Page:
Archaeologists excavating one of the most infamous Nazi death camps have uncovered a mysterious connection to Anne Frank in the shape of a unique pendant.
Found in Sobibór, one of the main Nazi extermination camps in German-occupied Poland, the triangular pendant appears to be identical to one known to have belonged to the Holocaust diarist.
It bears the Hebrew words "Mazel Tov" (Congratulations), the date 3.7.1929 and the word Frankfurt on one side. On the reverse side, it features the Hebrew letter hei, used to symbolize God's name, as well as three Stars of David.
"The only difference is that this pendant features a date of birth different to that of Anne Frank, who was born on June 12, 1929," Yoram Haimi, an archaeologist at the Israel Antiquities Authority (IAA), said.
Separated by just three weeks, both the owner of the pendant and Frank were born in Frankfurt.
After searching a database of Holocaust victims, researchers at Yad Vashem, the World Holocaust Remembrance Center, came to the conclusion that the necklace belonged to a girl by the name of Karoline Cohn. Indeed, the girl was the only recorded individual born on July 3, 1929, in Frankfurt.
"She was on board a transport that departed in November 1941 from Frankfurt am Main to Minsk ghetto, " Joel Zissenwein, director of the deportations database project at Yad Vashem, said.
RELATED: Hitler May Have Married a Jew, DNA Study Suggests
Historians have found no other pendants like those owned by Karoline and Anne, who was murdered in early 1945 at the Bergen-Belsen concentration in Germany, when she was 15 years old.
They believe the girls are likely related and are now looking for relatives who may be able to shed light on any possible connection.
It is not known if Cohn survived the harsh conditions in the Minsk ghetto, however her pendant reached Sobibór sometime between November 1941 and September 1943, when the ghetto was liquidated and the 2,000 Jewish prisoners interned there were deported to the death camp in eastern Poland.
Haimi, along with Polish archaeologist Wojciech Mazurek and Dutch colleague Ivar Schute, found the pendant and other personal items, such as a woman's watch and a metal prayer charm, in the remains of a building where prisoners spent the last minutes of their lives.
It was there that "victims undressed and their heads shaved before being sent into the gas chambers," IAA said in a statement.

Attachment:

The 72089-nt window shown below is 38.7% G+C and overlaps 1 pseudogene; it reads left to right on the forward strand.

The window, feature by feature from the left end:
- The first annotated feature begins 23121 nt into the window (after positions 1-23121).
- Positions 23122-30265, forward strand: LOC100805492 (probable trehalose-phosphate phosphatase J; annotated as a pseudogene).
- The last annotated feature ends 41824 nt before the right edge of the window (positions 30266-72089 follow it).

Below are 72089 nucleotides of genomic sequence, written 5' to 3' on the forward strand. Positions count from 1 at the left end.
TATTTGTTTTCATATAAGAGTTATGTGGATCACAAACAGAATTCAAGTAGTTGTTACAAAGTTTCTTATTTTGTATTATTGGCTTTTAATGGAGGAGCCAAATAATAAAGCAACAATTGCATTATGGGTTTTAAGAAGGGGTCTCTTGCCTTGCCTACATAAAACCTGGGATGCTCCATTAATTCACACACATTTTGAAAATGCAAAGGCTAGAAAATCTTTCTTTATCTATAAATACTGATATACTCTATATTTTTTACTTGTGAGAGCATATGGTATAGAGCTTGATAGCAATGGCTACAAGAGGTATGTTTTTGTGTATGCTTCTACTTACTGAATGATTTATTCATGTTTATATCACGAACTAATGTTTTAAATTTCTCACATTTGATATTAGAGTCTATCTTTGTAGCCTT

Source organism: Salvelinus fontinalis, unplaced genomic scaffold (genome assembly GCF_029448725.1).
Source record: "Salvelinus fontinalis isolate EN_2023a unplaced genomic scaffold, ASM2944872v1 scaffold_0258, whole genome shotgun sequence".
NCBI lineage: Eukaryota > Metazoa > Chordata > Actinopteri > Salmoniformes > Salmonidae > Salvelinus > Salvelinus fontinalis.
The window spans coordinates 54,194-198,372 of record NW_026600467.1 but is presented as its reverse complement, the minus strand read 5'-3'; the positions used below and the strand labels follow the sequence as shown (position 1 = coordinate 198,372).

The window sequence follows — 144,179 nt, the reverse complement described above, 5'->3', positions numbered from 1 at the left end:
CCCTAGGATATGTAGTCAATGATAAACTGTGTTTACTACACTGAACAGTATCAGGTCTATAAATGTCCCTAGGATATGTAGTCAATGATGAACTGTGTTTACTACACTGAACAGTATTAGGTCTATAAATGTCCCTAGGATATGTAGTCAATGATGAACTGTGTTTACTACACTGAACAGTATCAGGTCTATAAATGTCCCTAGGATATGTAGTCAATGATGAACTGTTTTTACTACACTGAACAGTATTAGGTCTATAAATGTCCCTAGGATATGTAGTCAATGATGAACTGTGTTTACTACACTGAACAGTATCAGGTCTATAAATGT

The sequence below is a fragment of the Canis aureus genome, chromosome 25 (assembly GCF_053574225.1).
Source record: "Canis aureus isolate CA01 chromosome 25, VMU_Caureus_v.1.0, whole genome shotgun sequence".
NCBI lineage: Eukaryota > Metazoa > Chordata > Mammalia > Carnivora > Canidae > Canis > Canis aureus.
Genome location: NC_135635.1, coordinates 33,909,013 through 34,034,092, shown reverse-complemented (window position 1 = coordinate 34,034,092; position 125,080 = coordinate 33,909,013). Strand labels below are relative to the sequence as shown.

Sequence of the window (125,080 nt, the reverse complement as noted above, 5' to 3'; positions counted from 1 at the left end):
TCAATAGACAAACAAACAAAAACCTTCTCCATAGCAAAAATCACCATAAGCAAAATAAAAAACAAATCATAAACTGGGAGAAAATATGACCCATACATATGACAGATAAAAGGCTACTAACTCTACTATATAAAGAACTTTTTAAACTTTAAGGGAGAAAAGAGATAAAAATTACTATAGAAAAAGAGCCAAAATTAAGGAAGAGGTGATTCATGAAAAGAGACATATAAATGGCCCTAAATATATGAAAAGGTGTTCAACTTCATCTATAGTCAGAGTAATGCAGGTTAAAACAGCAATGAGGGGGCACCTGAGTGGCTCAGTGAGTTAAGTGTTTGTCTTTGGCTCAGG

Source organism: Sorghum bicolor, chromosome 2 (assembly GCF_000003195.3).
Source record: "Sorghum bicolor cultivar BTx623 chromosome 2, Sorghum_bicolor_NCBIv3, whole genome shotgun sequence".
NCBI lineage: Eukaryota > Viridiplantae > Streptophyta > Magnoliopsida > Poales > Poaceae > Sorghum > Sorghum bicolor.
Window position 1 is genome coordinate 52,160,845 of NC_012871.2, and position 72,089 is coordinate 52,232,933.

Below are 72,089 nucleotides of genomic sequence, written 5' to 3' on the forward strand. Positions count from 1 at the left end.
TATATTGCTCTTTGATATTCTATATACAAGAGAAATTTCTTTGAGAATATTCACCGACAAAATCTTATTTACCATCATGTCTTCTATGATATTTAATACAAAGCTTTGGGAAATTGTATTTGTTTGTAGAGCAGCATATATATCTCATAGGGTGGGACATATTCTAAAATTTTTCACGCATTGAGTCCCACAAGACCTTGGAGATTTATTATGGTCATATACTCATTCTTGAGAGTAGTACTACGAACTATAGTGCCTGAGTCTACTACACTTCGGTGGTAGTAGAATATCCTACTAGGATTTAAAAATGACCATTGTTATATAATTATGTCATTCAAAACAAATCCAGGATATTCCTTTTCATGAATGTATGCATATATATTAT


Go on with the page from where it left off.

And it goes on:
The building was located on the "Pathway to Heaven," the path on which a naked mass of people was forced to walk before entering the gas chambers.
Researchers believe the pendant belonging to the teenager Karoline Cohn slipped through floorboards and remained buried in the ground for over 70 years.
RELATED: 'Escape Tunnel' Found at Nazi Death Camp
Sobibór was built in 1942 for the sole purpose of efficiently murdering Jews from German-occupied eastern Poland and occupied parts of the Soviet Union.
Non-Jewish prisoners of war as well as Jews from Czechoslovakia, Austria, Holland, Belgium and France were also put to death there.
The victims, overall an estimated 250,000 people, died within hours of arriving there.
The gas chambers were linked up to the exhaust systems of large diesel engines which produced carbon monoxide. It often took up to 30 minutes to die.
Some prisoners were spared immediate death and were retained to do labor, including helping in the gas chamber operations, as well as burying and cremating thousands of corpses.
The death camp was evacuated and destroyed on the orders of the SS chief Heinrich Himmler in October 1943, after an uprising by inmates.
As Sobibór was closed down, it was reforested in the attempt to hide the horrors that occurred there.
Only in recent years has Sobibór been excavated, and several important discoveries made. Archaeologists found the foundations of the gas chambers, the original train platform and a large amount of personal artifacts belonging to the victims, including the mysterious pendant.
"Through these digs we are actually touching the Holocaust. The items found here, bottles or dentures - all these things, even the most shocking among them - tell us the story of what happened in the camp," Haimi said. "The moving story of Karoline Cohn is symbolic of the shared fate of the Jews murdered there. It is important to tell the story, so that we never forget."
WATCH: How Germany Fights Nazis